Learn how to write equations, and don't forget to read Forum Guide and Rules.


"When you have eliminated the impossible, whatever remains, however improbable, must be the truth." - Sherlock Holmes

sadman sakib
Posts: 17
Joined: Thu Aug 29, 2013 6:33 pm
Location: Japan Garden City, Mohammadpur, Dhaka

Re: Permutation of Flags

Unread post by sadman sakib » Sat Mar 29, 2014 7:14 pm

The line of confusion is :
Labib wrote:The next highest number of flags that belong to the same country is \(4\)
'same' always means more than \(1\) ,doesn't it ?

From your post it seems that you wanted to say : The next highest number of flags that belong to at least \(1\) country is \(4\) .Those two statements are quite different .

I just edited the answer accordingly . I think this is the right answer .

User avatar
Labib
Posts: 411
Joined: Thu Dec 09, 2010 10:58 pm
Location: Dhaka, Bangladesh.

Re: Permutation of Flags

Unread post by Labib » Sat Mar 29, 2014 9:47 pm

Only one country has 4 flags.
I'll ask Saumitra da to check the solution. :)
Please Install $L^AT_EX$ fonts in your PC for better looking equations,
Learn how to write equations, and don't forget to read Forum Guide and Rules.


"When you have eliminated the impossible, whatever remains, however improbable, must be the truth." - Sherlock Holmes

User avatar
Labib
Posts: 411
Joined: Thu Dec 09, 2010 10:58 pm
Location: Dhaka, Bangladesh.

Re: Permutation of Flags

Unread post by Labib » Mon Apr 07, 2014 10:19 am

Labib wrote:Only one country has 4 flags.
I'll ask Saumitra da to check the solution. :)
Saumitra da says, more than one country can have 4 flags.
sadman sakib wrote:
There are \(10\) Australian flag . So , \(14\) flags belong to \(8\) different countries . Since , at least one country has \(4\) flags , there are three cases :-

Case 1 : \(1\) country has \(4\) flags .
So, \(1\) country among \(6\) countries (excluding Pakistan and India )can have these \(4\) flags in \(6\) ways . Then , the other \(10\) flags belong to \(7\) countries (including Pakistan and India ) . Now applying stars and bars , we get the following cases :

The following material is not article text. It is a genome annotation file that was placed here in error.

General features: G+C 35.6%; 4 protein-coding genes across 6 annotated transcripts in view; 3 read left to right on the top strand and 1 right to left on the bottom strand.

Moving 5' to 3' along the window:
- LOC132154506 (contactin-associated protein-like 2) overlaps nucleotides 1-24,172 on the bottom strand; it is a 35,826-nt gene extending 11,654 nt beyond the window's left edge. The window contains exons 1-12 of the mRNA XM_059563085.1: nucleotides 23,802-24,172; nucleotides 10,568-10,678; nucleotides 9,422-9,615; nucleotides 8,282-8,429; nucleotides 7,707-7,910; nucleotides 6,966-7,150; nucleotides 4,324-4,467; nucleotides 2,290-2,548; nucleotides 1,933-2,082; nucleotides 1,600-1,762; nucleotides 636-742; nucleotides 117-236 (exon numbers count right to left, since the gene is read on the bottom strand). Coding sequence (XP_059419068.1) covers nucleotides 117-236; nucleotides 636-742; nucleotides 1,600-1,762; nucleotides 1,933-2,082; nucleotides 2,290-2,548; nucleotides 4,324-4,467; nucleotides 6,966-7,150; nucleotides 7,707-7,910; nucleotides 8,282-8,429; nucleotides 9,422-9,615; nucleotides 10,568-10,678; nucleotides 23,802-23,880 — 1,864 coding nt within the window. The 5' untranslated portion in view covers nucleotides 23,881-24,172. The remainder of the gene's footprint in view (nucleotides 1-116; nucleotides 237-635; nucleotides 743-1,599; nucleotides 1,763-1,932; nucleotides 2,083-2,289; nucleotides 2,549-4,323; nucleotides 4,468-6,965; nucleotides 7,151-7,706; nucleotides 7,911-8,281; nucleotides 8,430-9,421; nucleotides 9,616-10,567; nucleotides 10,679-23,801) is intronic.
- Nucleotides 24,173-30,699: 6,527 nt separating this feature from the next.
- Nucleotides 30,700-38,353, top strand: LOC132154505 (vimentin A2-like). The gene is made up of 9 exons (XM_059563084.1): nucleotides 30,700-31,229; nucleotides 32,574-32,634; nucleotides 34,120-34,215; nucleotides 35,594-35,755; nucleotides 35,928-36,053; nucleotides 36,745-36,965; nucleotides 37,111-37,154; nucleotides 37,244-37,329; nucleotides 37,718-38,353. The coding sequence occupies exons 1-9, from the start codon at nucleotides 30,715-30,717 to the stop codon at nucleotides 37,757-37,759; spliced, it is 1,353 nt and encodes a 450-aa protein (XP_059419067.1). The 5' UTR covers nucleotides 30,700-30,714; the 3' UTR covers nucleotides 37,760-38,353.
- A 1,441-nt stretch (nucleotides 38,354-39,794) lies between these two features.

Case 1.1 : Pakistan = India = \(0\) . Then, \(5\) countries have \(10\) flags . The number of ways are :

\( \displaystyle \binom{5 + 10 - 1}{10} = 1001\)

Case 1.2 : Pakistan = India = \(1\) . Then, \(5\) countries have \(8\) flags . The number of ways are :

\( \displaystyle \binom{5 + 8 - 1}{8} = 495\)

Case 1.3 : Pakistan = India = \(2\) . Then, \(5\) countries have \(6\) flags . The number of ways are :

\( \displaystyle \binom{5 + 6 - 1}{6} = 210\)

Case 1.4 : Pakistan = India = \(3\) . Then, \(5\) countries have \(4\) flags . The number of ways are :

\( \displaystyle \binom{5 + 4 - 1}{4} = 70\)

The number of permutation for this case is \( 6(1001 + 495 + 210 + 70) = 10656\) .

Case 2 : \(2\) countries have \(4\) flags each .
So, \(2\) countries among \(6\) countries (excluding Pakistan and India )can have these \(8\) flags in \( ^6P_2\) or \(30\) ways . Then , the other \(6\) flags belong to \(6\) countries (including Pakistan and India ) . Now applying stars and bars , we get the following cases :

Case 2.1 : Pakistan = India = \(0\) . Then, \(4\) countries have \(6\) flags . The number of ways are :

\( \displaystyle \binom{4 + 6 - 1}{6} = 84\)

Case 2.2 : Pakistan = India = \(1\) . Then, \(4\) countries have \(4\) flags . The number of ways are :

\( \displaystyle \binom{4 + 4 - 1}{4} = 35\)

Case 2.3 : Pakistan = India = \(2\) . Then, \(4\) countries have \(2\) flags . The number of ways are :

\( \displaystyle \binom{4 + 2 - 1}{2} = 10\)

Case 2.4 : Pakistan = India = \(3\) . Here's just \(1\) permutation in this case .

The number of permutation for this case is \( 30(84 +35 + 10 + 1) = 3900\) .

Case 3 : \(3\) countries have \(4\) flags each .
So , \(3\) countries among \(6\) countries can have these \(12\) flags in \( ^6P_3\) or \(120\) ways . So , the other \(2\) flags belong to \(5\) countries . Again applying stars and bars , we get the following cases :

Case 3.1 : Pakistan = India = \(0\) . Then, \(3\) countries have \(2\) flags . The number of ways are :

\( \displaystyle \binom{3 + 2 - 1}{2} = 6\)

Case 3.2 : Pakistan = India = \(1\) . Here's just \(1\) permutation in this case .

The number of permutation for this case would be \( 120(6 + 1) = 840\) .

Hence , the total number of possible permutation is \( 10656 + 3900 + 840 = 15396\) .
Saumitra da says, even according the given statement, the logics you used in some cases were wrong.
Try harder :)
Please Install $L^AT_EX$ fonts in your PC for better looking equations,
Learn how to write equations, and don't forget to read Forum Guide and Rules.


"When you have eliminated the impossible, whatever remains, however improbable, must be the truth." - Sherlock Holmes

Post Reply